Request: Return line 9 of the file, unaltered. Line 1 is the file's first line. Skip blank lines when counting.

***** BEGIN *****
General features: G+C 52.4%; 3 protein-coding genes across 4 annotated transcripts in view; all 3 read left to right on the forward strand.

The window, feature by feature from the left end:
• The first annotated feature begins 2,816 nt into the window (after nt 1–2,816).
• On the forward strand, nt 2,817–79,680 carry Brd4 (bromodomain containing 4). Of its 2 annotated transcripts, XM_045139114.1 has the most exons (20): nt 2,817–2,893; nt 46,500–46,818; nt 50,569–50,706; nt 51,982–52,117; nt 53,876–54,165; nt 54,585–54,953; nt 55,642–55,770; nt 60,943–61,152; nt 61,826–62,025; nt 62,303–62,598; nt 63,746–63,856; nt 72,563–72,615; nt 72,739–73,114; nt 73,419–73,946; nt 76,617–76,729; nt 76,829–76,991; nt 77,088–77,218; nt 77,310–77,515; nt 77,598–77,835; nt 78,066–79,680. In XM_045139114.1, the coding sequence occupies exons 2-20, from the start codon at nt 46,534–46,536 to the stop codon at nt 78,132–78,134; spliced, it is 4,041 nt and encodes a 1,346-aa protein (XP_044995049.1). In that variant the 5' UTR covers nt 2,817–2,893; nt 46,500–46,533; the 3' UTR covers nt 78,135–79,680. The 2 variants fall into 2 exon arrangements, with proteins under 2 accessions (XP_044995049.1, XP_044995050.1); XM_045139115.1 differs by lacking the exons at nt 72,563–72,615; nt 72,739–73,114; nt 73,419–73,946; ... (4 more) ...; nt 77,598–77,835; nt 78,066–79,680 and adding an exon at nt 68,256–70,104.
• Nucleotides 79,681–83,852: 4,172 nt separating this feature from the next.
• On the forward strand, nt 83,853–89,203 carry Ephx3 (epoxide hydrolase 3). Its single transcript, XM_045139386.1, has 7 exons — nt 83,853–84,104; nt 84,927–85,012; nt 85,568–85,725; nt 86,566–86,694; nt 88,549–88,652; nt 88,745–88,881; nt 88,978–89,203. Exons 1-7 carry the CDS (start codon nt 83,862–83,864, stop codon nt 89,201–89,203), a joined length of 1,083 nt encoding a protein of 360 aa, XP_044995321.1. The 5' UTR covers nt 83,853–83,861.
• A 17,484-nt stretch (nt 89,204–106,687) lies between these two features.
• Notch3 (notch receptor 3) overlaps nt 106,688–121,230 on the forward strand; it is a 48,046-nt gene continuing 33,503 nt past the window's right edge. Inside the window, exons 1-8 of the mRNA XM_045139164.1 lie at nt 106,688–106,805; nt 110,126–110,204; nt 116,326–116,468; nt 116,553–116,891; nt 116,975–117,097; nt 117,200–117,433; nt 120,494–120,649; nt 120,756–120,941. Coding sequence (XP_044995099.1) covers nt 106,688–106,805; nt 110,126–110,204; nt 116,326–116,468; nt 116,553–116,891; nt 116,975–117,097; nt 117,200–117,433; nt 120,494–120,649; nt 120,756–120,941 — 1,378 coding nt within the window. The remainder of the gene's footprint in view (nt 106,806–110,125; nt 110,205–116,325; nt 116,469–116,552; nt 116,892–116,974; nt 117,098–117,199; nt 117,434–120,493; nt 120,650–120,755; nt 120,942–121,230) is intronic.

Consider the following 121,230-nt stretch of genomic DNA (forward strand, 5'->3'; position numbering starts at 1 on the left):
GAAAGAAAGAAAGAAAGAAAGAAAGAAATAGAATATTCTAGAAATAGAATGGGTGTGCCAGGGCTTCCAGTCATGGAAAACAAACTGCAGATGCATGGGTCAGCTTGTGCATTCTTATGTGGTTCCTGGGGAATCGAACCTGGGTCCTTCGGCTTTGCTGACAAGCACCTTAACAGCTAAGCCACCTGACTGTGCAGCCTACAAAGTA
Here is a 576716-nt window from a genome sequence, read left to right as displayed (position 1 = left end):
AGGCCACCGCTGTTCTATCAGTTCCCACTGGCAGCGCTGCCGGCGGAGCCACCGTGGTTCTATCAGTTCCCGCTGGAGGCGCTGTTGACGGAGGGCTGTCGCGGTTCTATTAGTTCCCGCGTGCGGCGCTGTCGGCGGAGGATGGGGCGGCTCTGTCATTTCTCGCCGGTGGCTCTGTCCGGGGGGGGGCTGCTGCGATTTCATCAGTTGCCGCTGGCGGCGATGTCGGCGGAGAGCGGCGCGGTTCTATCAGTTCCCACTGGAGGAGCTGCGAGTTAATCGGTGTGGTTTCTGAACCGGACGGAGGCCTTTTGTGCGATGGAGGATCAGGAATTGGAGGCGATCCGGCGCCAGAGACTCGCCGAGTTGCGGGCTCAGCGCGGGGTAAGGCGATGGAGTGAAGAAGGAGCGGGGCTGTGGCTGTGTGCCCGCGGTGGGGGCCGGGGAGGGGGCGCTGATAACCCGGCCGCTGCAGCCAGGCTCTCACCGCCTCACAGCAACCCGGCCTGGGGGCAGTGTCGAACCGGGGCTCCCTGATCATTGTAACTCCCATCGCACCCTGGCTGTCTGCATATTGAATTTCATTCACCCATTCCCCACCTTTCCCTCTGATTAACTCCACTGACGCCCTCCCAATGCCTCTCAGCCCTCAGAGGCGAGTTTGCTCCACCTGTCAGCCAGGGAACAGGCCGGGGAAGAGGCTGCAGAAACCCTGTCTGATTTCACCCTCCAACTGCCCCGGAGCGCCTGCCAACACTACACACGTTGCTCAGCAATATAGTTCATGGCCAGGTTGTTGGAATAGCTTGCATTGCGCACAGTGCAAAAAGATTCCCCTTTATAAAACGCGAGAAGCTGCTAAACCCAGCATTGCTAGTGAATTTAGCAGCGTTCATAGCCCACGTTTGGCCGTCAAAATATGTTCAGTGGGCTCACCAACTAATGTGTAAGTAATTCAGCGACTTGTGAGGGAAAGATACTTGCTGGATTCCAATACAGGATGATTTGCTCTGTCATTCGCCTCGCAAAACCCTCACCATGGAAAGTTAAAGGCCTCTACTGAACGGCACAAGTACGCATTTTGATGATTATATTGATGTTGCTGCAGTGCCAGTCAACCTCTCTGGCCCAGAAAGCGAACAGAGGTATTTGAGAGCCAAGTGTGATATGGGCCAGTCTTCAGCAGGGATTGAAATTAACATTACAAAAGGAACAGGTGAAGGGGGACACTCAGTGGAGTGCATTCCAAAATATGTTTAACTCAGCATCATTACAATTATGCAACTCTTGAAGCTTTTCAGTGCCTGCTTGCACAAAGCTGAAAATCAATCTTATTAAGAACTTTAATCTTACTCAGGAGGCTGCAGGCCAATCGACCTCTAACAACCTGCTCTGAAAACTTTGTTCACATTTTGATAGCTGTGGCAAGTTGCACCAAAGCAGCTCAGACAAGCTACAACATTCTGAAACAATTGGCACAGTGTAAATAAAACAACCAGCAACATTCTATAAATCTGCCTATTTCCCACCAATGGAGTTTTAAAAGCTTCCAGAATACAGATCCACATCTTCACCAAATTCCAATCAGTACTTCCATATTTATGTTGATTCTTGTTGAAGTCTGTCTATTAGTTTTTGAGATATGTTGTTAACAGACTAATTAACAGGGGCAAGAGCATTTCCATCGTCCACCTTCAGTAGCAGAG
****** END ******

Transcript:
Consider the following 121,230-nt stretch of genomic DNA (forward strand, 5'->3'; position numbering starts at 1 on the left):